At times it felt to me that because YES/SNP had lost the referendum, Nicola wasn’t allowed to have opinions any more. Are Lab/Con/Lib expecting the SNP to drop their founding principles and simply become a left of centre party who exist only in Scotland? It feels that way. The reality is though very clear. This election is about getting the maximum powers from the Smith Commission/Vow/Vow Plus etc. The majority of Scots want more powers. Whether they want full independence is something we’ll find out, if and when, the Scottish electorate have the appetite for another referendum i.e. vote for a party who will offer one. As the FM said, people will decide Scotland’s future, not politicians.

Overall the First Minister more than held her own, despite the unionist bullying on display from her opponents. The problem the other leaders have is that Nicola Sturgeon is better at her job than them. While the rest rabble on incessantly about Westminster, the Union etc, she sticks to her guns on Scotland, and Scottish issues and concerns i.e. Trident. Whether you agree with her or not you can’t help but admire her for that.

As for Jim, he had two chances to make a dent in the SNP lead. At best he treaded water, at worst people who didn’t really know him will have been turned off. In my view there isn’t going to be much change in the polls between now and May 7th, and the debates so far haven’t altered my view on that.

Couple of last points. Have to be honest and say I enjoyed the UK Leader’s Debate more than the Scottish two. Manchester was more controlled, less ranting over other speakers, more polished. The crowds in Scotland were more involved but at times to my ears didn’t really represent what the polls tell is the mood of the country. Also feel audiences are duped too easily by untruths, but this isn’t a problem exclusive to a Scottish crowd!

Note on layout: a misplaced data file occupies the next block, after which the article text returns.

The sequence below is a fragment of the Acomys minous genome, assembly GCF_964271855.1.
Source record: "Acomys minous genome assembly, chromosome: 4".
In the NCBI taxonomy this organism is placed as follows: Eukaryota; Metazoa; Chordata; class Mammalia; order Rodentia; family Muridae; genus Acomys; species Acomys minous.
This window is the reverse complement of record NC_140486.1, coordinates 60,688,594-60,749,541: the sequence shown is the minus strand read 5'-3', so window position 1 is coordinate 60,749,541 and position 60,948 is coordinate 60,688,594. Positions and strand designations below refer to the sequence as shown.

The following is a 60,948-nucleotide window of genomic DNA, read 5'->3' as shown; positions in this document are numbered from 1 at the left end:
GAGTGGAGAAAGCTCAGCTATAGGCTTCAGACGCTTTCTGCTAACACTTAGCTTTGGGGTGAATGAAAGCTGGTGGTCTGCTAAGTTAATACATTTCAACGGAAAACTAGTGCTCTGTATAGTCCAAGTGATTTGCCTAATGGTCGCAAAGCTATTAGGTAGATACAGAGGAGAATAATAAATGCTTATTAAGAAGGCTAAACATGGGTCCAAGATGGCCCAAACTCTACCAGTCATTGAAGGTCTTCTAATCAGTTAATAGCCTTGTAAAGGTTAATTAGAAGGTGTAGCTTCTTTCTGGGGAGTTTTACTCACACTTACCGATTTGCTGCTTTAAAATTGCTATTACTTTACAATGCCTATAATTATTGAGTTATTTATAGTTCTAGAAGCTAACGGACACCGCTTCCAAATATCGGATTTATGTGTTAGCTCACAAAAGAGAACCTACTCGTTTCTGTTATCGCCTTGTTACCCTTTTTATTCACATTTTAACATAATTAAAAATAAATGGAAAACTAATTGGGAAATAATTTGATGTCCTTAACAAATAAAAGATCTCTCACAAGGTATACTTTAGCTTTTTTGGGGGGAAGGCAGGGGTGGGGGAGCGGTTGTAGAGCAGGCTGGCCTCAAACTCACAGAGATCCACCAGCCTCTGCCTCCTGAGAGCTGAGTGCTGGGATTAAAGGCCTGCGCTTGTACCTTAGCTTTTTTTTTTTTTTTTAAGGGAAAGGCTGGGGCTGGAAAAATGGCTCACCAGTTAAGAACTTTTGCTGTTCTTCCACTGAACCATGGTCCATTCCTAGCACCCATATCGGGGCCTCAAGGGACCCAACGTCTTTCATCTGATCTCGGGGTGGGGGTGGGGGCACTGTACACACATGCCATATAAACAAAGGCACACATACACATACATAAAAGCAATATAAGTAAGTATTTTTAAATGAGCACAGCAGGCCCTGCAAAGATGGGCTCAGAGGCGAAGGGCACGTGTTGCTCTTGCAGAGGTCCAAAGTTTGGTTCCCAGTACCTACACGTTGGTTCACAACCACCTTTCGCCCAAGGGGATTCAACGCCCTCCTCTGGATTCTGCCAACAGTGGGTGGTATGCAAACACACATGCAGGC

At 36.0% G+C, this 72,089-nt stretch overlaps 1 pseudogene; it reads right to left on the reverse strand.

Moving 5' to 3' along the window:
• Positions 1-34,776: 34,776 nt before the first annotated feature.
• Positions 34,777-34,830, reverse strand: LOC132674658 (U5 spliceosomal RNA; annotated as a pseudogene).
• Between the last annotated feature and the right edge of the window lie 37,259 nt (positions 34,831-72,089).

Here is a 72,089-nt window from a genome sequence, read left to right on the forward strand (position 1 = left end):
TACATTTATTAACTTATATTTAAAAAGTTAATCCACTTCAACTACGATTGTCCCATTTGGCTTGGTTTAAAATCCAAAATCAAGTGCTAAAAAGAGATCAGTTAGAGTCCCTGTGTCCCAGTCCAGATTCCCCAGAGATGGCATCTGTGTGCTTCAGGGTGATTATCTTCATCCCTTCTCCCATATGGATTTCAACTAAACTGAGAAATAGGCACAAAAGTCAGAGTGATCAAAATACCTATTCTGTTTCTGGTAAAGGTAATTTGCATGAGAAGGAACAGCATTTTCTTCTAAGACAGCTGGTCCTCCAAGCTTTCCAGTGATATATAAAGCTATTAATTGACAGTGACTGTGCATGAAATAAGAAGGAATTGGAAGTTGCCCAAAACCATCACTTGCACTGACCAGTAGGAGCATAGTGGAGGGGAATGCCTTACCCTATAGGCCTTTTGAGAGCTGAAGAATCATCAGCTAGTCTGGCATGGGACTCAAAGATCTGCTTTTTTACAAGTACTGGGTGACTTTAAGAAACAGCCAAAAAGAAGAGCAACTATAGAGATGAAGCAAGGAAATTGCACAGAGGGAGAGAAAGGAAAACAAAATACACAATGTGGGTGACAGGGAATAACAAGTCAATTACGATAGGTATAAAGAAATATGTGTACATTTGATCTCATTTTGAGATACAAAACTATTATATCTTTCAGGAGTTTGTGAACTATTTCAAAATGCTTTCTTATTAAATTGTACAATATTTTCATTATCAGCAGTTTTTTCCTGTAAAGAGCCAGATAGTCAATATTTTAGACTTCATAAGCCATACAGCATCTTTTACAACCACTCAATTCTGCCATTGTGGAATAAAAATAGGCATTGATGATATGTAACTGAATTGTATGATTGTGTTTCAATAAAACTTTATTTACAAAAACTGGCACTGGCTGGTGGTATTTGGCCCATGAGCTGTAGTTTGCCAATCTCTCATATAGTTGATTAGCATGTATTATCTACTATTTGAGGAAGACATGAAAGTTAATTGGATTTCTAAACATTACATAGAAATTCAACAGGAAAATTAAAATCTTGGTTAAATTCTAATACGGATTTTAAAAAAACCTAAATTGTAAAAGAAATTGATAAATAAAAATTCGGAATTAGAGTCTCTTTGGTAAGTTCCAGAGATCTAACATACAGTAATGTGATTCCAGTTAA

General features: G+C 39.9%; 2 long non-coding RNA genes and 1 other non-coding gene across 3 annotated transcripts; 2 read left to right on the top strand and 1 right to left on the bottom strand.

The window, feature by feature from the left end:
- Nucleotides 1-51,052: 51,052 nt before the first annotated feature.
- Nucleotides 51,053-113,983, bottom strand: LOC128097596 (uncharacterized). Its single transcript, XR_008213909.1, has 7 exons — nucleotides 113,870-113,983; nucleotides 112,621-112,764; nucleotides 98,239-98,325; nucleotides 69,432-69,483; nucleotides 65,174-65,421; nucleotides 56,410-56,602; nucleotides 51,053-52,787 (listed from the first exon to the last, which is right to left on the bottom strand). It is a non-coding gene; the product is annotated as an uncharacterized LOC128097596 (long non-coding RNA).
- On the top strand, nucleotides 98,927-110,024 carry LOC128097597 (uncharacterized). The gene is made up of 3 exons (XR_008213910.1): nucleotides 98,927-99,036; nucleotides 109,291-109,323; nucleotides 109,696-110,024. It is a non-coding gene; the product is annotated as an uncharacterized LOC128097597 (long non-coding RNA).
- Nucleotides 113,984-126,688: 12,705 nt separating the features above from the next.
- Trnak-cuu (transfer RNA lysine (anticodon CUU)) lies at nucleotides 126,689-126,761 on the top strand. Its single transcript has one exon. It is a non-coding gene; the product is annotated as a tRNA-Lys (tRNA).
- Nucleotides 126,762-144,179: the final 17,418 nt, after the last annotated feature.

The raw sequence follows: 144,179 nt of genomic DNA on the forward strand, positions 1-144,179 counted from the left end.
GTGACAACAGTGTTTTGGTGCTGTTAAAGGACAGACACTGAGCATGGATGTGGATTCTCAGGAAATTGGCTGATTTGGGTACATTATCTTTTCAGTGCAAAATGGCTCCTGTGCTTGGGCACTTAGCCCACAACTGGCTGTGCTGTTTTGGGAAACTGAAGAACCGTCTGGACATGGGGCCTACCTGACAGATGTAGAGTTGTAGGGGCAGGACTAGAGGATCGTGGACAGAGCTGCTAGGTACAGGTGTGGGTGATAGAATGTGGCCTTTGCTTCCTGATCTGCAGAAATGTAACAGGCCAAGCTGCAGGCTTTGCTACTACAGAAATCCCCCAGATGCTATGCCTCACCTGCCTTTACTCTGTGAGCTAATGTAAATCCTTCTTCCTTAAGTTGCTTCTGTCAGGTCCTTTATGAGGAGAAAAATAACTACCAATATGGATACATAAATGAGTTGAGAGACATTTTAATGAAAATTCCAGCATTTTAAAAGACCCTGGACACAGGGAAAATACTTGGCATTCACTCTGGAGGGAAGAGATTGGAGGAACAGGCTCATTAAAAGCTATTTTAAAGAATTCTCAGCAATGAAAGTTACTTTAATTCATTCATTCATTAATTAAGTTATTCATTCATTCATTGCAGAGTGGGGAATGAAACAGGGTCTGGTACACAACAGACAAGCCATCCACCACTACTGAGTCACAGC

Thanks for reading.

Friday Fictioneers – Last Stop

OLYMPUS DIGITAL CAMERAPiss stop!” spat the Guard.

Tired, chained bodies stumbled out into the baking heat.

A faint peal of church bells drifted across the scrubland. In the shimmering distance the familiar whitewashed walls of a village. An old man on a donkey stopped by the track.  The donkey’s tail swished at buzzing flies. The grey-bearded man took a deep swig of water from a battered canteen  – his eyes narrowed as they locked in on mine.

Back inside!

The carriage door slammed shut: glistening, warm sunlight once more replaced by stinking, oppressive darkness.

It would be a long time before I saw my home again.

friday-fictioneers

These words form my entry into this week’s Friday Fictioneers photo prompt challenge

Leader’s Debate – A Review

MAIN-Election-2015Anyone with even the remotest interest in UK politics was likely tuned it. That said, viewing figures of barely over 7 million perhaps points towards a disenfranchisement of people from politics, and politicians. In days of yore a program like this would have easily pulled in twice that audience. However, I freely admit that I sat glued to it for the entire two hours, and thoroughly enjoyed it. The lack of audience reaction jarred slightly, against the lively action on the debate floor, but it would seem that was intentional to avoid a sense of bias in favour of one candidate or another. Just the one heckler, shame, but in these santised times, perhaps not surprising. Like a lot of other people, I want to see Ed Miliband and David Cameron in a real ‘head to head’, alas it would appear that particular delight has been denied us by Cameron’s refusal to take part. Pity.

Like others who watched, I had my favourites before it started. I don’t pretend that I’m not a Scottish Nationalist, but I was willing to give everyone a chance. Here therefore is my placings for each of the debaters. Before I start I would add that none of the candidates ‘bombed’. Each was probably happy that they connected with those they felt the need to connect to. Saying that, some did better than others.